By Jean Zehringer Giesige
ST. HENRY -- How did a girl from landlocked St. Henry, Ohio, come to hear the call of the sea?
It all goes back to the summers when she was a little girl, said Lindsay Fullenkamp, when her family would travel to North Carolina.
"We used to go to the Outer Banks on vacation with my dad's extended family," she said. "Those were great times. I loved to be on the coast. It was a week-long bonding experience with my cousins, aunts and uncles."
Now Fullenkamp is working to make sure that other kids from other families in generations yet to come have the opportunity for the same experience. Fullenkamp, 25, is a coastal management fellow with the North Carolina Sea Grant, and was recently elected to a two-year term as secretary of the Coastal Society, an international organization that addresses marine and coastal issues.
Fullenkamp, who now lives in Raleigh, N.C., is three hours from the beach, so she isn't out with the sand and the surf collecting specimens and studying the waves. Rather, she works with policy makers and scientists to discern the best way of preserving the nation's coastlines. "I work with land-use planners, people who make decisions on which sections of land should be preserved as open spaces, which should be nature preserves, which can be developed for agriculture or industry," she said. "Everybody would like to preserve everything: beautiful vistas, crystal clear water, no air pollution, no endangered species going extinct. But we're humans, and we also need places to live and work. You have to find a balance."
This weekend, Fullenkamp is helping to coordinate the Coastal Society's international conference in Newport, R.I. These are busy days for the 1997 St. Henry High School graduate, who earned an undergraduate degree from the University of Dayton before applying to Duke University's School of the Environment, where she obtained her master's degree.
Fullenkamp had not thought of the sea as a possible career when she was an undergraduate, she said. She had traveled to Georgia and Florida with her marine biology class.
"It was really interesting, but I saw it as more of a fun experience, not a resume builder," she said.
When she was a senior, and casting about for a career, she said, her marine biology professor told her to think about the sea.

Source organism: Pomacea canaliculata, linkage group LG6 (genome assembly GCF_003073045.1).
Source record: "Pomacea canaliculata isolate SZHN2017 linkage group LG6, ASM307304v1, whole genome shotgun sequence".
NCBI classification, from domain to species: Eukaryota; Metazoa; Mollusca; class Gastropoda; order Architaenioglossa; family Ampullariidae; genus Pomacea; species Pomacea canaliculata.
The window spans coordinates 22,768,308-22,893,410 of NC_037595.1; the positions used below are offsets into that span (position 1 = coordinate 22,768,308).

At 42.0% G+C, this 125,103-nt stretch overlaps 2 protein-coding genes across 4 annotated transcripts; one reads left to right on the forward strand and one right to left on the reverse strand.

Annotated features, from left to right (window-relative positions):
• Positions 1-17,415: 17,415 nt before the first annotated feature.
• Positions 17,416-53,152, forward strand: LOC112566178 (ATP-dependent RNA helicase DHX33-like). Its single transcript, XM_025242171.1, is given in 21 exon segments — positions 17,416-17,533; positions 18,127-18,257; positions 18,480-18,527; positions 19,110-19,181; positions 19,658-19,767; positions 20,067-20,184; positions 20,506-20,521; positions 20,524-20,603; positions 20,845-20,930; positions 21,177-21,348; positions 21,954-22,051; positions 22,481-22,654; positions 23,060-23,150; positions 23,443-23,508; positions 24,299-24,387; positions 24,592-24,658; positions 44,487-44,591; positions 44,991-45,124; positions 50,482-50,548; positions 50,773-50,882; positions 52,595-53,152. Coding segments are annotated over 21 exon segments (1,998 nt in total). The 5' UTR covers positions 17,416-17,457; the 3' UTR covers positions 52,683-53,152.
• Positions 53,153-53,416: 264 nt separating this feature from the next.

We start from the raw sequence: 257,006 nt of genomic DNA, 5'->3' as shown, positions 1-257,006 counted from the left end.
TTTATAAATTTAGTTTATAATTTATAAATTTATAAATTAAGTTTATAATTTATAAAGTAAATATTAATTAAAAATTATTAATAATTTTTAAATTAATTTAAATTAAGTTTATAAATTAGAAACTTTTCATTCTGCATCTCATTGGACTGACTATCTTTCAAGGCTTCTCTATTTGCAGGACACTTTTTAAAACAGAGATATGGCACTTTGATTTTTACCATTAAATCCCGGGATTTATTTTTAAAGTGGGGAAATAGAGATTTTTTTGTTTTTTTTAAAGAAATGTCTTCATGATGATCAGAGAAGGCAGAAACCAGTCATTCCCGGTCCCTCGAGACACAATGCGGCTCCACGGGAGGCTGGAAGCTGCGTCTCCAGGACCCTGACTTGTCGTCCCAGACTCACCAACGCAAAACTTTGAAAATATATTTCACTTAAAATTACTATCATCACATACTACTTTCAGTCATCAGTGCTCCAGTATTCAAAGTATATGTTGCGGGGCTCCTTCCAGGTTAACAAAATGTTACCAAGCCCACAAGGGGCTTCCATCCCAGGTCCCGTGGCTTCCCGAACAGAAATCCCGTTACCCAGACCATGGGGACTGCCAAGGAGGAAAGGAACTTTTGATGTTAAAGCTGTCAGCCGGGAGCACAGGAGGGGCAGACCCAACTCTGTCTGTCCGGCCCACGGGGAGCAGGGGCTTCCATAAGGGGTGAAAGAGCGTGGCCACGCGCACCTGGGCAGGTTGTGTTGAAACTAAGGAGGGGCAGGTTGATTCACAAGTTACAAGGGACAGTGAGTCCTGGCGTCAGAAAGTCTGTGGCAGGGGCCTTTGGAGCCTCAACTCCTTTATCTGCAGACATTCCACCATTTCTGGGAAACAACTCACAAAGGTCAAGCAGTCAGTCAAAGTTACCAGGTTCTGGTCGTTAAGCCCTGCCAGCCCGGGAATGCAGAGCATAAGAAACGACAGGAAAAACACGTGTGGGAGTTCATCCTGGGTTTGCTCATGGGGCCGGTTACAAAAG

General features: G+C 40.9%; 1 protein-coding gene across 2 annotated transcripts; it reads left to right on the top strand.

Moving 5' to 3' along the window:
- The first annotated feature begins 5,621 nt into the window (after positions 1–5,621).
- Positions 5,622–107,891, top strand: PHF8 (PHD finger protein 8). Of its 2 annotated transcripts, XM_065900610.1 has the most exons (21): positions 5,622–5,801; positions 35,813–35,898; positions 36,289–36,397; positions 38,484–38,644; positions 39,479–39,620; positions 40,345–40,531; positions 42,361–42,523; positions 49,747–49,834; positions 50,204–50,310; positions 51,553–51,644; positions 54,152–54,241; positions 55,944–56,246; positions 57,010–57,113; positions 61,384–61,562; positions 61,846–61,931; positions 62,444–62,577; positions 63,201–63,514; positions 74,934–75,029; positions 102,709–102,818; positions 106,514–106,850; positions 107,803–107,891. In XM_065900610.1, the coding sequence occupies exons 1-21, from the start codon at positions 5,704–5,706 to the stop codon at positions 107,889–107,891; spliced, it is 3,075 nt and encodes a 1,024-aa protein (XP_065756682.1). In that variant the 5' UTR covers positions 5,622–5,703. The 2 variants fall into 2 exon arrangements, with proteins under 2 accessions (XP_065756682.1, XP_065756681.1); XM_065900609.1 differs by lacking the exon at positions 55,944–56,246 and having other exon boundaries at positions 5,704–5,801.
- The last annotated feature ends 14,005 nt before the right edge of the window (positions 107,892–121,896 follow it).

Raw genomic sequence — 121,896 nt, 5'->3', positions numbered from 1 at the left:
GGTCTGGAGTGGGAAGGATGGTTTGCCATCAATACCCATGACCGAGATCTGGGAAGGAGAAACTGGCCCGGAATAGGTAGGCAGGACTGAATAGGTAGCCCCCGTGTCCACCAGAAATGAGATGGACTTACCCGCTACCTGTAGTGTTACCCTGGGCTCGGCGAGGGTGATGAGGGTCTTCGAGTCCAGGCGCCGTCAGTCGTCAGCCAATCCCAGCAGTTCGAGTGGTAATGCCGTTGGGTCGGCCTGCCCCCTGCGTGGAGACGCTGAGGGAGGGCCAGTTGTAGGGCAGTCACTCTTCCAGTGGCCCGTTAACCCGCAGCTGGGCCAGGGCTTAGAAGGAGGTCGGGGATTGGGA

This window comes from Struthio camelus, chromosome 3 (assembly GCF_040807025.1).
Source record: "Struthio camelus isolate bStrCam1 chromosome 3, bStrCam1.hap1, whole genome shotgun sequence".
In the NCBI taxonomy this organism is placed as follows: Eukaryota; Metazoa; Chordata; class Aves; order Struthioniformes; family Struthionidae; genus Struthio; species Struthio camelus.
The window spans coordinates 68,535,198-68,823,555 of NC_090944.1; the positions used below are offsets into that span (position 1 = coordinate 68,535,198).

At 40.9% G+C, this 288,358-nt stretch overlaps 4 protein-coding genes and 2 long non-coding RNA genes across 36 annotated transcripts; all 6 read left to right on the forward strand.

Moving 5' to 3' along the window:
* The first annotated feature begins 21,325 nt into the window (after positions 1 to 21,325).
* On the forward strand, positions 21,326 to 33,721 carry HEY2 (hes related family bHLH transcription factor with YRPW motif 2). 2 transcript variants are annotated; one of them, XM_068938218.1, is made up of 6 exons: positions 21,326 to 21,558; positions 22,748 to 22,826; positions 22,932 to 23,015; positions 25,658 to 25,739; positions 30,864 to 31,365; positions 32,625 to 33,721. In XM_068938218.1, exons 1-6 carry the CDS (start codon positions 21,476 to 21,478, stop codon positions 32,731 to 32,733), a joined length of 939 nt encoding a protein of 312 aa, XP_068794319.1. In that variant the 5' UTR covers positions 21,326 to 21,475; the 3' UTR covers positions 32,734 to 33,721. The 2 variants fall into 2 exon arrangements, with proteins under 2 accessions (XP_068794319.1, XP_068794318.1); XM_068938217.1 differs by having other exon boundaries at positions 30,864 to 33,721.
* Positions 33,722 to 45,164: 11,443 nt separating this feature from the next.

"At first it seemed silly," she said. "It wasn't something that people from Ohio do. But he did some research and found Duke's program, and three others."
So Fullenkamp, who had always been encouraged to pursue her interest in science, chose Duke.
"I never really felt like I was at a disadvantage, being a girl interested in science," she said.
Her teachers throughout middle and high school, including Al Sommers and Randy Hoying, were good to her, and her parents, Phil and Peg Fullenkamp of St. Henry, always supported her decisions, she said.
Peg Fullenkamp said she watched her daughter fall into science the way a seal dives into the water: effortlessly and fearlessly. Lindsay had tried sports when she was younger and was frustrated by her lack of success, Peg Fullenkamp said. When she discovered science, her mother knew that she had found her path.
"Lindsay always excelled at academics. She got good grades and I began to suspect that she was smarter than me -- and that's always kind of frightening," Peg Fullenkamp said.
Now she misses her daughter but at the same time admires her adventurous spirit -- earlier in her career, Lindsay Fullenkamp spent a year in California, in an internship with an environmental nonprofit agency.
Lindsay Fullenkamp has learned to surf and loves hiking the trails in a park near her home in Raleigh. While she works to save the sea, she doesn't often see it these days, she said, and she misses that.
"I go to the coast when I can," she said. "I always thought that living on the coast would ruin it for me. I thought that if you could wake up every day and walk down the block and see it, it would lose its pull. But I miss living on the coast."